Tuesday, August 10, 2010

The permanant "Latrene"

We decided to place the latrene next to the shower so as to consuladate the buildings together as much as possible.

Starting with measuring where the poles would go, keeping in mind being true , plum and square. Then the poles, roof and side perlins.

When cutting the tin, we learned that the tin needed support at both ends and where the cut was being done. This is so the blade won't bind and the cut is straight. Cutting can be done on the ground or well supported by saw horses.

We left screened vent openings on the east and west sides of the building to make sure there would be a good air flow through the room.
We planned enough room inside so we could have about eight holes dug ,if need be. One at a time of course.

Sunday, August 1, 2010

The permanent outdoor shower

When we decited to build a permanent shower room, we considered where it would fit the best and how we would easily get water and in the future, electricity to the room.
So the back side of the chicken coop was the final chose .
This location required three walls and as we went along we discovered it took some creative planning to merge the shower roof with the chicken coop wall. There were limitations because of the placement of the gutter. We tucked it right underneath and it worked out really well. The gutter protects the seam from direct water exposure.
The first was to establish where the post would go , we did this by measuring out from the existing building 4 feet making sure it was perpendicular from the wall.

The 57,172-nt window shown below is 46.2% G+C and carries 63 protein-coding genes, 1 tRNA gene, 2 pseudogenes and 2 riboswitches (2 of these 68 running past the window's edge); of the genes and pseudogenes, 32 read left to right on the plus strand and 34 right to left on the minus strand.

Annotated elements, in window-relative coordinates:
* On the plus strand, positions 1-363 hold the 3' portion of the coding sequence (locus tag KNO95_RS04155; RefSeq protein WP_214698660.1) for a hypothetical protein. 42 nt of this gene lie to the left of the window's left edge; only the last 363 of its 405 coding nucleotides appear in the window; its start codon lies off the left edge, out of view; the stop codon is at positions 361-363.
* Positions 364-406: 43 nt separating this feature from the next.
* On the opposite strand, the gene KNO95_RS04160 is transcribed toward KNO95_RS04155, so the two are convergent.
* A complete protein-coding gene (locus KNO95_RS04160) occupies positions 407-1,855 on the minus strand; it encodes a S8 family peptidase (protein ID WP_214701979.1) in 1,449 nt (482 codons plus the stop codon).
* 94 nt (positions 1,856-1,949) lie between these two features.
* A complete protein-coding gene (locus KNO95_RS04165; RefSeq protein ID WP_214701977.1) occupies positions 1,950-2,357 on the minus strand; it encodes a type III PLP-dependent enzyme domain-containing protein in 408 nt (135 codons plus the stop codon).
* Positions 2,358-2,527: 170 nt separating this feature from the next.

The posts were placed in the ground making sure they were square to the existing wall. Next the top line and side wall perlins were established. We have learned that this is the best time to treat the wood with a wood preserver/stain so the tin doesn't get painted as well. The reason we seal the wood this way is to give it a protective finish from the elements and it looks so much better all stained the same color since we will not put an inside finish on the walls.
Next was the roof with a sky light, and to keep from having to cut the tin we made the building the lenght of 2 sheets of tin (3' ea) plus the sky light width (2') , allowing for the depth of the walls and the overhang.
Next we put up the walls and corner trim as well.
For the floor we placed cement pavers to give it a higher grade than outside and put pavers sideways to divide the shower floor from the dressing area. A small ditch was left between the wall and the pavers to allow the water to drain to the outside where we made a larger ditch filled with large rocks to carry the water away from the building.
Trim around the window and door, painting the walls and trim and sewing up the curtains completed the project!